The judges and court-appointed therapists who reviewed Murphy's case, however, sided with her husband. Murphy says she was accused of committing parental alienation. After the San Diego Family Court refused to heed her warnings about Parson, she fled the state with her daughter. "I reached the point where I broke," she says. "I could not see a way to keep my daughter safe."

Arrested in Florida, she was extradited to California, where she pleaded no contest to felony kidnapping and was placed on probation. Her daughter was taken from her and placed in Parson's full custody.

Six years later, it was Parson's turn to go to jail. In 2008, he was arrested on charges including child molestation, sex with a child, and creating child pornography. While Murphy and Parson's daughter was not among the victims listed in the criminal complaint against him, some of her friends were, including two girls under the age of 14 and one under the age of 18. As part of a plea deal, he admitted the molestation charges and was sentenced to six years in prison.

Murphy says she suspected that her ex was victimizing other young girls. After her past experiences with the family courts, however, she chose to stay silent, fearing that further accusations would lead to retribution from the court. (In the years prior to Parson's arrest, she had regained limited visitation rights.)

"It was obvious to me, but I couldn't say anything at this point," says Murphy, who today has full custody of her daughter. "Nobody would believe me, and anytime I objected to anything they would accuse me of 'alienating.'"


One of the judges who presided over Murphy's case was DeAnn Salcido. In 2010, Salcido resigned from the San Diego bench and was censured by the California Commission on Judicial Performance for, among other things, hamming it up in the courtroom in an effort to secure a deal for a court-based reality television show. She claims the misconduct complaints against her were retaliation for her criticisms of other court officials.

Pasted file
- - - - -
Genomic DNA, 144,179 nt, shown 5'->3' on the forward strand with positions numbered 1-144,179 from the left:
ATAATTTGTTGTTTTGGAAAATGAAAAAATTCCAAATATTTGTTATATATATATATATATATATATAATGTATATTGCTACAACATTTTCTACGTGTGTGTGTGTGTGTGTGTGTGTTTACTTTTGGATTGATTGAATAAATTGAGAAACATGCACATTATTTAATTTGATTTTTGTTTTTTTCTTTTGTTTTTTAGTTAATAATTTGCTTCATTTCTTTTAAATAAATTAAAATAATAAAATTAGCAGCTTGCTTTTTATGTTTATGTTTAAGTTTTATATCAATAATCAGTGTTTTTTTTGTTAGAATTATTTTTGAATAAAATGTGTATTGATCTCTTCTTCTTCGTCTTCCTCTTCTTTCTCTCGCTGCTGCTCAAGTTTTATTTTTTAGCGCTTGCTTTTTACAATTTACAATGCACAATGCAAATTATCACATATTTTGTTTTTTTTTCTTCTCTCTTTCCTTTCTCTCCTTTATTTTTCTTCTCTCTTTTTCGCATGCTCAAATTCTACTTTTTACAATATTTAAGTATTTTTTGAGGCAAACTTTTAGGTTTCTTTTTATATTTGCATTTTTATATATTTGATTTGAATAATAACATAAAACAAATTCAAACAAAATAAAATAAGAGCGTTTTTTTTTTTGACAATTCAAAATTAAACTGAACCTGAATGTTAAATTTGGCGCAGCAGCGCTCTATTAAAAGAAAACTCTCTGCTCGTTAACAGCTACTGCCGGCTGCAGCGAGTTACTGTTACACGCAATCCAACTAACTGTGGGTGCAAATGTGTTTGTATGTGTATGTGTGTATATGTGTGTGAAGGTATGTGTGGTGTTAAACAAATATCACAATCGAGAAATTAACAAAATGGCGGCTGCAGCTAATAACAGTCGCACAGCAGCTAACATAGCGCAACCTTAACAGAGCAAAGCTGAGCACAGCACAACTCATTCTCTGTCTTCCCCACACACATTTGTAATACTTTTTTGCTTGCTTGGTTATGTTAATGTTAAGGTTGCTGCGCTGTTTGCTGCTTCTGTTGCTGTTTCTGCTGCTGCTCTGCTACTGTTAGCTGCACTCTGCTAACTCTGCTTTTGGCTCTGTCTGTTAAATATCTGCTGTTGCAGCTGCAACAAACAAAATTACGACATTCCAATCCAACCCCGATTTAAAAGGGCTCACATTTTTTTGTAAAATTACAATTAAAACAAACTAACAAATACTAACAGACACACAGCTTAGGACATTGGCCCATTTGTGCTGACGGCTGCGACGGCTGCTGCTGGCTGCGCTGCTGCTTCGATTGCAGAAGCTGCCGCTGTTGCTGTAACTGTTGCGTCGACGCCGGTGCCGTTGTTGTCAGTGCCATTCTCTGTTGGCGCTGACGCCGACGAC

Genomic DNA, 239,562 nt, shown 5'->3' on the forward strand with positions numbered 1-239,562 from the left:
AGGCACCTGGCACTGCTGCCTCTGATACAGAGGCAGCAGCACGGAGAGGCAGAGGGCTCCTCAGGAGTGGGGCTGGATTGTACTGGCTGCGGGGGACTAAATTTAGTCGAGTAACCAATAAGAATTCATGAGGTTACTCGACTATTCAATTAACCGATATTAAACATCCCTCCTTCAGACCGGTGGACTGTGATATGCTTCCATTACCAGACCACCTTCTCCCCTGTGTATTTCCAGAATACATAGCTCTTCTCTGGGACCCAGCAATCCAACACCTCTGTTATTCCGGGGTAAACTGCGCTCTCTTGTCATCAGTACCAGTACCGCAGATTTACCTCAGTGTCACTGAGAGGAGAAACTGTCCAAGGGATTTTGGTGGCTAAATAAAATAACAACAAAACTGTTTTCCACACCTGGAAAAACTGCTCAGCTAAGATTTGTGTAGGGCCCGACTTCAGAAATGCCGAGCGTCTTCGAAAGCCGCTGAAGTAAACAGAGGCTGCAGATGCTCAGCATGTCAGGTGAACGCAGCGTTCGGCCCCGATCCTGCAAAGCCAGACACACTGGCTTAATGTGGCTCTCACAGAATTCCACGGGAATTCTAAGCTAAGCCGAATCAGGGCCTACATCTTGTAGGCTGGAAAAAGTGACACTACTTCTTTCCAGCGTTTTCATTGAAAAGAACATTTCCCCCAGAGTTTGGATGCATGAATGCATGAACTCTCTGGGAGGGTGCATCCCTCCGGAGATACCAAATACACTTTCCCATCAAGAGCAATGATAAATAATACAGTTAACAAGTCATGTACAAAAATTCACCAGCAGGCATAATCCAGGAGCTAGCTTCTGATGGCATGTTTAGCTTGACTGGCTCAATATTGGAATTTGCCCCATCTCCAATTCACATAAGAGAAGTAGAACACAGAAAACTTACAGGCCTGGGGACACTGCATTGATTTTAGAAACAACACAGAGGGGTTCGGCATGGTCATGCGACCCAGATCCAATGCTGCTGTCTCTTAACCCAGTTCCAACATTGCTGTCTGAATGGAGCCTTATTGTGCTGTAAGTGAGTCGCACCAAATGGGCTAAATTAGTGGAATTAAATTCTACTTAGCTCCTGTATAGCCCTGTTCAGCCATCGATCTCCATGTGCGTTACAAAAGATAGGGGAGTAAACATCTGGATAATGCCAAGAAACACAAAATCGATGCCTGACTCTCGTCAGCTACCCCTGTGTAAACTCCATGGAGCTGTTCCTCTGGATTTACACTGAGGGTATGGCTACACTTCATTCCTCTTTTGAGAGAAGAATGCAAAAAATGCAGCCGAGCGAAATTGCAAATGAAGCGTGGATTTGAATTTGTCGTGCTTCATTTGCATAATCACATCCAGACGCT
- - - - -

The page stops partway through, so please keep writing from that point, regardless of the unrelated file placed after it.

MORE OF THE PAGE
The dispute over Salcido's screen aspirations is less interesting than what she has to say, in retrospect, about the approach she took to the Murphy case. From the moment she arrived in family court as a new judge, she says, she was advised by veterans of the system to disbelieve accusations of child or spousal abuse arising in divorces. "I was basically told to be suspect of anyone claiming abuse," she says. "I had senior judges telling me, 'Be suspect. The dad probably has a new girlfriend, and the mom's upset.'" The concept of parental alienation, she says, arose in private discussions "all the time" among court officials who espoused it.

Salcido says, "In the end, it did turn out that Joyce was right. She was right to be crying, and hysterical, because no one would believe her. I signed a court order handing a kid over to someone who turned out to be a pedophile."

Salcido's observations on the culture of family court point to the common thread running through the stories of Anderson, Rivers, and Murphy: a reluctance on the part of court officials to upset what they deem an appropriate balance of child custody among parents. Particularly in the cases of Anderson and Murphy, the mothers' accusations, if true, would almost certainly have led to a denial of visitation rights for the father.

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Peter Jamison